Stick a right-wing conspiracy theorist, a curator at a Toby jug museum, and a rookie FBI agent in the same porcelain-filled room in a no-name town in rural Ohio, then make them talk over tea and cookies, and you’ve certainly got yourself a peculiar situation. Take this equation and set it to the satire of librettist Matt Boresi, and you’ve got The Last American Hammer, the latest production by local champion of contemporary, accessible opera, UrbanArias.
The Last American Hammer (music by Peter Hilliard, libretto by Matt Boresi) is a far cry from the beloved compositions of Puccini or Mozart–a strength as far as I’m concerned. Opera is a medium that naturally lends itself to bombast and melodrama, though in modern times so rarely is its potential to magnify the small, often trivial concerns of those on the margins, put to proper use. With its small seven-member chamber orchestra, and a vanilla-matte, un-braggadocious set piece filled with cedar furniture, a few chairs, and of course, an absurd stockpile of kooky ceramics, Hammer gives its story of three individuals, each in their own way ignored or dismissed by society or those around them, an epic (yet not over-the-top) treatment that is sure to grab audiences’ attention.
Enter Milcolm Negley (Timothy Mix), a self-proclaimed one-man militia bent on prompting the revolution by revealing a hidden thirteenth amendment that essentially delegitimizes every law ever written. In the opening number, decked out in combat boots and ragged camo layers, Negley waxes poetic about the abuses of big government, the evils of China, and the inalienable rights of all Americans to weapons, free speech and, most importantly– work. It’s clear Negley lacks willing ears, save for ex-leftist radical turned eccentric curator Tink Enraught (Elizabeth Futral), who offers Negley a soundboard and a place in which to launch his revolution. Sort of.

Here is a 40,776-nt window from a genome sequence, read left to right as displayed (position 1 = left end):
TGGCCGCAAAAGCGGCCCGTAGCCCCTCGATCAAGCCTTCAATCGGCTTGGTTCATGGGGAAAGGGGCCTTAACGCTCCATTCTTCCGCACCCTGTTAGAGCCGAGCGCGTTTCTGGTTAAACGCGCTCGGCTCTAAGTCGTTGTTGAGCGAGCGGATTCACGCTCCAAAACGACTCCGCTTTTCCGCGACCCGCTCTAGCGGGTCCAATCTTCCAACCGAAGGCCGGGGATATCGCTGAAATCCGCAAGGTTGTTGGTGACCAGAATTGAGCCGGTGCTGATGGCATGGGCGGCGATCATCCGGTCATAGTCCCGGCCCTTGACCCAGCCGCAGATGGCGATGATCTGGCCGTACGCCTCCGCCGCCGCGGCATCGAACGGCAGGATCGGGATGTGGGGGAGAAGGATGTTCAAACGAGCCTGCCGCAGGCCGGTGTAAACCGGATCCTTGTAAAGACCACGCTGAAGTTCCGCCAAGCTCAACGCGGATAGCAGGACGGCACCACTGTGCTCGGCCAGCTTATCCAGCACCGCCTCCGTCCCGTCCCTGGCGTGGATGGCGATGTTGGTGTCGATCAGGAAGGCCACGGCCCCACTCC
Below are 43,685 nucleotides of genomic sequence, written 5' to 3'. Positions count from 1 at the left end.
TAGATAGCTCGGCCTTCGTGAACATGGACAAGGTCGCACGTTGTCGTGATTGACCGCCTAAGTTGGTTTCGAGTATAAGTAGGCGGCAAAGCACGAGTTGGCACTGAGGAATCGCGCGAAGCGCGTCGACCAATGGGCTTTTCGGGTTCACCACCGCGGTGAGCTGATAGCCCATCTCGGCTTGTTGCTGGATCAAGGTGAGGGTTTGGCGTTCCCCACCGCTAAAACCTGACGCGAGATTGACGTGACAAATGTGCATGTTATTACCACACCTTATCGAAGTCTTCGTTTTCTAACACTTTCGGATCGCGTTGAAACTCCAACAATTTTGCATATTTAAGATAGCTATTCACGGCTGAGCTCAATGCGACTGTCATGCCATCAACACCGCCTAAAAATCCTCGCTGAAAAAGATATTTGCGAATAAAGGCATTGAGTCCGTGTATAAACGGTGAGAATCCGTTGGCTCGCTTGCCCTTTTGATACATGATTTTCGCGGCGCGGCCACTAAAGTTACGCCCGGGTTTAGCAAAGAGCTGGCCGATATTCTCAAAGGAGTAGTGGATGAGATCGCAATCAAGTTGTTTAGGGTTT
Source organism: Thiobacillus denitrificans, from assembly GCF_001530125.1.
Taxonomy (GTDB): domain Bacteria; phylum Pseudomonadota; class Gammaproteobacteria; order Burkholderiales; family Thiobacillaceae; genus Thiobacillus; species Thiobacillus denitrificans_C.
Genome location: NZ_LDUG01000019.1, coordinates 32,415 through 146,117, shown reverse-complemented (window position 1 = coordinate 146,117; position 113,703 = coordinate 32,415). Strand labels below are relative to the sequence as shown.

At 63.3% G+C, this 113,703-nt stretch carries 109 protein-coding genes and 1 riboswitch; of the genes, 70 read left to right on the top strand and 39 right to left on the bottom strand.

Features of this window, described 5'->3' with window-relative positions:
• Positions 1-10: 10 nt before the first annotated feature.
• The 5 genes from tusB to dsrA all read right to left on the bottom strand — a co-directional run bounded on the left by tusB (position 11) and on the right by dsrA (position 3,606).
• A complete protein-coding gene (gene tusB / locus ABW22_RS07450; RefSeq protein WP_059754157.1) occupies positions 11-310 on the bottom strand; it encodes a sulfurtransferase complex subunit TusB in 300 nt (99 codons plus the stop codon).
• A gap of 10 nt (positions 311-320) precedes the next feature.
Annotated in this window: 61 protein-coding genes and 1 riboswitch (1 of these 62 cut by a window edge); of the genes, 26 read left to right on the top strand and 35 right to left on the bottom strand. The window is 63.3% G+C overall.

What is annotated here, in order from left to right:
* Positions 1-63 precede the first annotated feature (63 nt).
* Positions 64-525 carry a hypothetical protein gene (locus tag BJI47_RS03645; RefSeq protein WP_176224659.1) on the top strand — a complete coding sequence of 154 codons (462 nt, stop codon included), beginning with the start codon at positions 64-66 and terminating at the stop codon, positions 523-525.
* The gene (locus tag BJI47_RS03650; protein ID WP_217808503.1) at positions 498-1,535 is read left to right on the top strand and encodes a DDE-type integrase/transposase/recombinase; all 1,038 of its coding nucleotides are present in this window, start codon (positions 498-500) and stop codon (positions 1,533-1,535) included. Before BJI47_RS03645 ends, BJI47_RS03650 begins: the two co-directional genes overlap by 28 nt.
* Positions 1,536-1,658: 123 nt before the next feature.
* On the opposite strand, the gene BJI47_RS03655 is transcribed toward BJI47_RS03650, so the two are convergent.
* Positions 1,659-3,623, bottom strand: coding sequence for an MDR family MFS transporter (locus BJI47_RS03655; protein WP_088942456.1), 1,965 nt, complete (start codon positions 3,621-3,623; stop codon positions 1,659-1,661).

While Negley expects an onslaught of FBI agents and military drones to meet him as he holds Tink and her museum–a vessel for government handouts–“hostage,” only rookie agent DeeDee Reyes (Briana Elyse Hunter) shows up on the scene, apparently fooled by her superiors into thinking she was dealing with something of consequence.
If anyone is the villain in this scenario, it’s surely Negley, who launches tirades against the “tiny yellow hands in big red countries” stealing American jobs, and his dismissal of “Eurotrash beatniks.” But Mix plays his easily hateable character with a sort of childish delusion that reveals the insecurity and vulnerability behind the vitriol, making Negley more complex of a character than his ilk are often given credit for. His self-seriousness also plays to great comedic effect, particularly his histrionic exchanges with the level-headed Agent Reyes.
As Reyes, Hunter delivers a standout vocal performance, sweet, yet powerful, imbuing her relatively cool character with the needed frustration and potential for empathy. Futral’s character carries the bulk of the emotional weight as the story unfolds, in what is a fine dramatic performance as the impassioned, and at turns snappy and playful, Ms. Enraught, though her vocal performance was at times unintelligible and fuzzy.
The Last American Hammer unfolds a microcosm of timely political debate–the revenge of the small-town white working class against the hoity-toity inclinations of the east-coast elite, all met by an honest, but overwhelmed response of someone struggling to understand and instill reason in the factions, if only to keep the peace. While each voice is given ample time to make its case, too often is this done independently, privileging solo performances over ensemble ones in a way that felt musically and thematically limiting. Likewise, the stage nearly grew stale with what became a predictable rotation from one sung speech to the next. What Hammer does bring to the table, however, is a curious premise–quirky, and often hilarious, without diminishing the concerns of its characters into rote stereotypes. When the moot court (which figures literally in one scene towards the end of the play) is brought to a close on a tragic note, it is not without a shade of humanity and the glimmer of desire for change–a difficult, but needed conclusion for these times.
Running Time: One hour and 40 minutes, with no intermission.
The Last American Hammer by UrbanArias is a limited engagement, with two more performances taking place on September 28-29, 2018 at the Atlas Performing Arts Center, 1333 H Street NE, Washington, DC 20002. Tickets can be purchased at the box office or online.